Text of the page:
1 July 1990 Near-field microwave imaging of dielectric anomalies: antennas and processing
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Proceedings Volume 1319, Optics in Complex Systems; (1990) https://doi.org/10.1117/12.34757
Event: 15th International Optics in Complex Systems, 1990, Garmisch, Germany
In microwave systems for detecting or imaging buried dielectric anomalies, a common technique is to search for reflectance variations by mechanically scanning an antenna over an area. The antenna usually operates in its and the object's nearfields to reduce diffraction spreading so that the reflectance distribution resembles the object's shape and is thus an image. Although mechanical scanning is reliable, it is slow because data acquisition is sequential. Data acquisition can be accelerated by an antenna array. An array provides spatially parallel data channels. If a single transmitter and receiver unit are used, acquisition is sequential but very fast with solid state switches. If each antenna has a transmitter and receiver, acquisition is simultaneous, and costs increase.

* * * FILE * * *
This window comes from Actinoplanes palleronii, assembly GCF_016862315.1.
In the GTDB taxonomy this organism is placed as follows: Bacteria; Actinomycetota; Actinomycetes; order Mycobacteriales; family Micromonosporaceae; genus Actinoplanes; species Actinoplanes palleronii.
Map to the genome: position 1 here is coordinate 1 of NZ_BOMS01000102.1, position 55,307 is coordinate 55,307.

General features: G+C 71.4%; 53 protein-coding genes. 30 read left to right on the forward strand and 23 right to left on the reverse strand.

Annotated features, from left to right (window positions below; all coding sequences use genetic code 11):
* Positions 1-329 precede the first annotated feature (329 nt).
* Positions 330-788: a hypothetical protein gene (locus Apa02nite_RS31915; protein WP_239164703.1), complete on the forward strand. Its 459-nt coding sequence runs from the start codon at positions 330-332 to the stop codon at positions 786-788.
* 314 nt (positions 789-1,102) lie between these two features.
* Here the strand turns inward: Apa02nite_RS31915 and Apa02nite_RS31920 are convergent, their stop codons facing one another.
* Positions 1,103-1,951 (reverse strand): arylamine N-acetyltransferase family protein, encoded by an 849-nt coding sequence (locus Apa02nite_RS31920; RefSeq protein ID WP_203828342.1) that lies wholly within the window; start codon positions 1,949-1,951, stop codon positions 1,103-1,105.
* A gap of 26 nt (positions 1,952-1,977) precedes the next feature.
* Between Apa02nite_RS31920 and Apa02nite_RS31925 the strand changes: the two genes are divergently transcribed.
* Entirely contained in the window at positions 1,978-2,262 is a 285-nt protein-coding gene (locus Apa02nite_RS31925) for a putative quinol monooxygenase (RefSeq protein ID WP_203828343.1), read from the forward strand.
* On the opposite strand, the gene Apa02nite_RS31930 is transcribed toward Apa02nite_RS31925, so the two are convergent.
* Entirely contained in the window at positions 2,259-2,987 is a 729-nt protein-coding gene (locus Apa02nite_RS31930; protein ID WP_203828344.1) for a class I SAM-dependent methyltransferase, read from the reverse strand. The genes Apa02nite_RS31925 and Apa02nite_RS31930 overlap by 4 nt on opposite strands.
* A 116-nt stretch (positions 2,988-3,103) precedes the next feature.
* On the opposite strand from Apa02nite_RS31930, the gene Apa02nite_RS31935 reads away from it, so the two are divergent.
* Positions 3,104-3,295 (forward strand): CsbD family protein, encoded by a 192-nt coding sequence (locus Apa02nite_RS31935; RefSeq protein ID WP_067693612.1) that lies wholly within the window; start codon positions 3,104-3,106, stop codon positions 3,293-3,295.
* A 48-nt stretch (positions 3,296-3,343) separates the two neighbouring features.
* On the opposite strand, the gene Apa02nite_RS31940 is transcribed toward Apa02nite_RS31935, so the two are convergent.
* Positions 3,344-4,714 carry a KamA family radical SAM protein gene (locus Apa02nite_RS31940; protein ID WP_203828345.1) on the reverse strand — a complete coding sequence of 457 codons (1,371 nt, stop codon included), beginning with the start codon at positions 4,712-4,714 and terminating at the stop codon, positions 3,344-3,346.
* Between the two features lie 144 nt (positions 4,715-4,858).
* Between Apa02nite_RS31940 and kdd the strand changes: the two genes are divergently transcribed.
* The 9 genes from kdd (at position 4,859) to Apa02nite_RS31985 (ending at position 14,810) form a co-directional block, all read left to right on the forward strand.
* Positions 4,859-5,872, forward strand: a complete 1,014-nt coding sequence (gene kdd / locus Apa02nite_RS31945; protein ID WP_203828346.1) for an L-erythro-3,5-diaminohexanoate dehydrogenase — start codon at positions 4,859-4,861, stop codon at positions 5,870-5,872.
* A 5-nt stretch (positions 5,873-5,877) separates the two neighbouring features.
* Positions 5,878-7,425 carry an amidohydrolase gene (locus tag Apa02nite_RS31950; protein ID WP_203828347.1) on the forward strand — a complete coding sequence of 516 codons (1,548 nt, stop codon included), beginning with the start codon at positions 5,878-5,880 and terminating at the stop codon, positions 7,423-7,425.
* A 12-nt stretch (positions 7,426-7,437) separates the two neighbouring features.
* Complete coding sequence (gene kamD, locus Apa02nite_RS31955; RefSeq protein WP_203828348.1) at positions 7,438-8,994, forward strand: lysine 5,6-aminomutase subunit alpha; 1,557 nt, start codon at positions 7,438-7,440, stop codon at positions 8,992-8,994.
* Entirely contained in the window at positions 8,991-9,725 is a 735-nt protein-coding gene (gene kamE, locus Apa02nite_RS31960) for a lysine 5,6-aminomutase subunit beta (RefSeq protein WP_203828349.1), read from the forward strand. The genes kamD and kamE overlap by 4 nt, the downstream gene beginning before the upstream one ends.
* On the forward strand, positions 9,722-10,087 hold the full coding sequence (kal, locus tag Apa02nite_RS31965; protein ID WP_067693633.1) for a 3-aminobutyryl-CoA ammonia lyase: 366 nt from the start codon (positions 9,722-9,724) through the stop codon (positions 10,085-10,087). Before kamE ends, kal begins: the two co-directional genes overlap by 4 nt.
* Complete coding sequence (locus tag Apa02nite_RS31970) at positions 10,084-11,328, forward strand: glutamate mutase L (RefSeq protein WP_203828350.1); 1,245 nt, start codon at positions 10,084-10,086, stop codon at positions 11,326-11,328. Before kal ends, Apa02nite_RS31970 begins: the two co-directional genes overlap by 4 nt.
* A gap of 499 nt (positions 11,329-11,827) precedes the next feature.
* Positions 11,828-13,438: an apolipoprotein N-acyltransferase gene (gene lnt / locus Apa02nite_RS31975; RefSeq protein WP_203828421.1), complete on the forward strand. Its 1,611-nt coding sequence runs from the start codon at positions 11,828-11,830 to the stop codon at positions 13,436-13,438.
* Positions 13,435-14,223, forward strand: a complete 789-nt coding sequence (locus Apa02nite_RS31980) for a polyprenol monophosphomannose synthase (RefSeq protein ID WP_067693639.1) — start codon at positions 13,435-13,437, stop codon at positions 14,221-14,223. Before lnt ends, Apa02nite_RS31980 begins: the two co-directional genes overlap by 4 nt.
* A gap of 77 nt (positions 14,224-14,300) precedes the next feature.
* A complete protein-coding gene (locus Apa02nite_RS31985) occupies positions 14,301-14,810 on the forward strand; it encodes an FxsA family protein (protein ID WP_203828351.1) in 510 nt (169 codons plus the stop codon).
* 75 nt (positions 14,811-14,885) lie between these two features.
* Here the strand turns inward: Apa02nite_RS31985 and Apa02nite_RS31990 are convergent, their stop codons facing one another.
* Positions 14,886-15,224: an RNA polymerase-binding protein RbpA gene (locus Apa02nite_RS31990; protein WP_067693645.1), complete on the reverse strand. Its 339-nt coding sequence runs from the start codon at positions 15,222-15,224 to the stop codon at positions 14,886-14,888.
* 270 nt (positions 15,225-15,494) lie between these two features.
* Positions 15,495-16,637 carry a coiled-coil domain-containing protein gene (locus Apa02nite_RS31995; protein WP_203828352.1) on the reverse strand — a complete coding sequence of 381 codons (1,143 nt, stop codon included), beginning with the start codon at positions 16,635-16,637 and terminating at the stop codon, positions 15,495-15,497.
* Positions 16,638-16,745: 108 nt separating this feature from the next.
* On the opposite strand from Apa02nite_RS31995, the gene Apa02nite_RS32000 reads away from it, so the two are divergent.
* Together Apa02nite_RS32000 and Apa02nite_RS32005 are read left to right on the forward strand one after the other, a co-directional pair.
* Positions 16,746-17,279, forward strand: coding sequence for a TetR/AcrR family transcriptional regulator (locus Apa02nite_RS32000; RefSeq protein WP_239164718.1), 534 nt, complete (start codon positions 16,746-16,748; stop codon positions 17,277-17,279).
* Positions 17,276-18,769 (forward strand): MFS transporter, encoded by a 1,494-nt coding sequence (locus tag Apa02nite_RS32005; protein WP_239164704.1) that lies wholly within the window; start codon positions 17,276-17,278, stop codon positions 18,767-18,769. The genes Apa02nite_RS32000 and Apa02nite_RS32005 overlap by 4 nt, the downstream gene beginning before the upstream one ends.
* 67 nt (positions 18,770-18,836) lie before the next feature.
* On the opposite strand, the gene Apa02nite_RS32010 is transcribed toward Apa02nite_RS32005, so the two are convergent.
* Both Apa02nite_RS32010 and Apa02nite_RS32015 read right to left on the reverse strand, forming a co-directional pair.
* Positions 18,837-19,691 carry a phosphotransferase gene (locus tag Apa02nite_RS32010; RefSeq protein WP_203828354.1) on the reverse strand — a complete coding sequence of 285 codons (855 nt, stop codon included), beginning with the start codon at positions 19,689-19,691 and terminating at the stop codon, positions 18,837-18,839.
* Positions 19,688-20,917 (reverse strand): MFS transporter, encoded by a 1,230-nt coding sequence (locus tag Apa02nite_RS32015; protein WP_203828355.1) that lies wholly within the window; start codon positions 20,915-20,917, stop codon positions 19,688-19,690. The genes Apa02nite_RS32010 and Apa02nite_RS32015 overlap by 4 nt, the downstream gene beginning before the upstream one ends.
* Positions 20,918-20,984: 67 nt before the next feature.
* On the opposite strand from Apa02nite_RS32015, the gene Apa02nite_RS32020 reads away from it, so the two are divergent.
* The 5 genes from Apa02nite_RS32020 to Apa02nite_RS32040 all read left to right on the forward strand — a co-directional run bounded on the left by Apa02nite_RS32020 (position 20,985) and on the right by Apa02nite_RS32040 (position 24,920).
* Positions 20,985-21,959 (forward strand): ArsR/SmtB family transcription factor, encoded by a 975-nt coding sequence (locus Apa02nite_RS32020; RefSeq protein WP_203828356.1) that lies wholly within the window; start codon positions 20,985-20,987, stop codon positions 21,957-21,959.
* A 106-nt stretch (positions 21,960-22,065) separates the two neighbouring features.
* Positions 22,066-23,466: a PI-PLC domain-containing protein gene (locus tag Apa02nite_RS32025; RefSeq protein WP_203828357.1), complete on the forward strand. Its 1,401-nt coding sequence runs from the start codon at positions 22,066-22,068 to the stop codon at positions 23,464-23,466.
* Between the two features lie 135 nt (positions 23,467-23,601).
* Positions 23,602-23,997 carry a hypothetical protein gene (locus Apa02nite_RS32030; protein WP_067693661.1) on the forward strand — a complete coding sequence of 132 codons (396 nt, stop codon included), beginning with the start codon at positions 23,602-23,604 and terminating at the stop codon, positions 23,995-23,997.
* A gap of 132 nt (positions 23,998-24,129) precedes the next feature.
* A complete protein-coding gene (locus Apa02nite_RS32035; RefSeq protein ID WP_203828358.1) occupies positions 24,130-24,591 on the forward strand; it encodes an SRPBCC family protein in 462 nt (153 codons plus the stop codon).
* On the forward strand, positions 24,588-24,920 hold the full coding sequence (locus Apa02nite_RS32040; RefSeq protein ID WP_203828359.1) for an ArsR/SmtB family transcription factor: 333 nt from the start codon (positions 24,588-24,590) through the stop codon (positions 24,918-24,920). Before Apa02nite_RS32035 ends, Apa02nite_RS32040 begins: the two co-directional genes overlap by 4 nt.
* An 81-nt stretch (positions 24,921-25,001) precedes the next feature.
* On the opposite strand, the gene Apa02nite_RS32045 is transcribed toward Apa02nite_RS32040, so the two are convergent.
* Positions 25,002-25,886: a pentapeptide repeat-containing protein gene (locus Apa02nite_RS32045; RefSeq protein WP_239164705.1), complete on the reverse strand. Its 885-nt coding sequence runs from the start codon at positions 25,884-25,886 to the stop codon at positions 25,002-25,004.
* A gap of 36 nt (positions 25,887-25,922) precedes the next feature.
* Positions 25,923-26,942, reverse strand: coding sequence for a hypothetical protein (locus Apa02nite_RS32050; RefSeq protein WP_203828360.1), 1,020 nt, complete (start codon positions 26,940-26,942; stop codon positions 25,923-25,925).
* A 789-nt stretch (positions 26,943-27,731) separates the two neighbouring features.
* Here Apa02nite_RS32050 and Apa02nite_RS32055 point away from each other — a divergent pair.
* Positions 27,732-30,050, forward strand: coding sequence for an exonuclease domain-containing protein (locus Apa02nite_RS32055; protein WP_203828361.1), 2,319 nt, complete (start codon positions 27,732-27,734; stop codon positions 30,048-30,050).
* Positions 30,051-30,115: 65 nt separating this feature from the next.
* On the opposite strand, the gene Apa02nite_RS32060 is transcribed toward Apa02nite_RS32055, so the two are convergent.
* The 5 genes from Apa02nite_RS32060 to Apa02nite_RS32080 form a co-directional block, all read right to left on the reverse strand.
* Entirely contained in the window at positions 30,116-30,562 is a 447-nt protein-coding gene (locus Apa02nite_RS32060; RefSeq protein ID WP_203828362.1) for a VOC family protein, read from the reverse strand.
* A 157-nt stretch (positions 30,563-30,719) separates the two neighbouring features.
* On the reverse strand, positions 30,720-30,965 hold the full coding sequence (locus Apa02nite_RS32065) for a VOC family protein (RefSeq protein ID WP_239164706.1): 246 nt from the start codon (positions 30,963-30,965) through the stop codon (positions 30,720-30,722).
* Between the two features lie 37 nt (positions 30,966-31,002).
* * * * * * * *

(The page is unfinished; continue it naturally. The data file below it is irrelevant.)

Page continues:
© (1990) COPYRIGHT Society of Photo-Optical Instrumentation Engineers (SPIE). Downloading of the abstract is permitted for personal use only.
W. Davis, W. Davis, James T. Nilles, James T. Nilles, E. L. Rope, E. L. Rope, Gus P. Tricoles, Gus P. Tricoles, } "Near-field microwave imaging of dielectric anomalies: antennas and processing", Proc. SPIE 1319, Optics in Complex Systems, (1 July 1990); doi: 10.1117/12.34757; https://doi.org/10.1117/12.34757

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